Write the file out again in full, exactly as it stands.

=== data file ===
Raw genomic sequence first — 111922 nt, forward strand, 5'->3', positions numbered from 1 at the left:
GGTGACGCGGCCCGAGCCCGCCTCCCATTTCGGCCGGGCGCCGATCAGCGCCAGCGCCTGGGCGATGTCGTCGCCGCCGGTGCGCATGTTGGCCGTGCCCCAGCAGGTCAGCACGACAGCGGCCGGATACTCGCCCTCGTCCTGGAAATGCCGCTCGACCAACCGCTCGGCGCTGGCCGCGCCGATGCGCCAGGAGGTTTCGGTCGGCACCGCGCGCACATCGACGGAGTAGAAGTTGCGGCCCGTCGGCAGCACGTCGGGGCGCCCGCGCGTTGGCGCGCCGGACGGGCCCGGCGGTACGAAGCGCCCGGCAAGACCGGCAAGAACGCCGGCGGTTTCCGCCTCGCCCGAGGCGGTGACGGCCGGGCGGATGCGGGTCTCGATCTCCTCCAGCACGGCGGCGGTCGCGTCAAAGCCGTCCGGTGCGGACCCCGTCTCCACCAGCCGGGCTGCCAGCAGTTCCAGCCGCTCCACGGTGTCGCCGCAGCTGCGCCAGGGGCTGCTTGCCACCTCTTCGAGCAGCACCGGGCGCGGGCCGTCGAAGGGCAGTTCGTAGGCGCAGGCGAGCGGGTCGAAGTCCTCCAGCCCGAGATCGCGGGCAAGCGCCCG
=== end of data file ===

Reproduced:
Raw genomic sequence first — 111922 nt, forward strand, 5'->3', positions numbered from 1 at the left:
GGTGACGCGGCCCGAGCCCGCCTCCCATTTCGGCCGGGCGCCGATCAGCGCCAGCGCCTGGGCGATGTCGTCGCCGCCGGTGCGCATGTTGGCCGTGCCCCAGCAGGTCAGCACGACAGCGGCCGGATACTCGCCCTCGTCCTGGAAATGCCGCTCGACCAACCGCTCGGCGCTGGCCGCGCCGATGCGCCAGGAGGTTTCGGTCGGCACCGCGCGCACATCGACGGAGTAGAAGTTGCGGCCCGTCGGCAGCACGTCGGGGCGCCCGCGCGTTGGCGCGCCGGACGGGCCCGGCGGTACGAAGCGCCCGGCAAGACCGGCAAGAACGCCGGCGGTTTCCGCCTCGCCCGAGGCGGTGACGGCCGGGCGGATGCGGGTCTCGATCTCCTCCAGCACGGCGGCGGTCGCGTCAAAGCCGTCCGGTGCGGACCCCGTCTCCACCAGCCGGGCTGCCAGCAGTTCCAGCCGCTCCACGGTGTCGCCGCAGCTGCGCCAGGGGCTGCTTGCCACCTCTTCGAGCAGCACCGGGCGCGGGCCGTCGAAGGGCAGTTCGTAGGCGCAGGCGAGCGGGTCGAAGTCCTCCAGCCCGAGATCGCGGGCAAGCGCCCG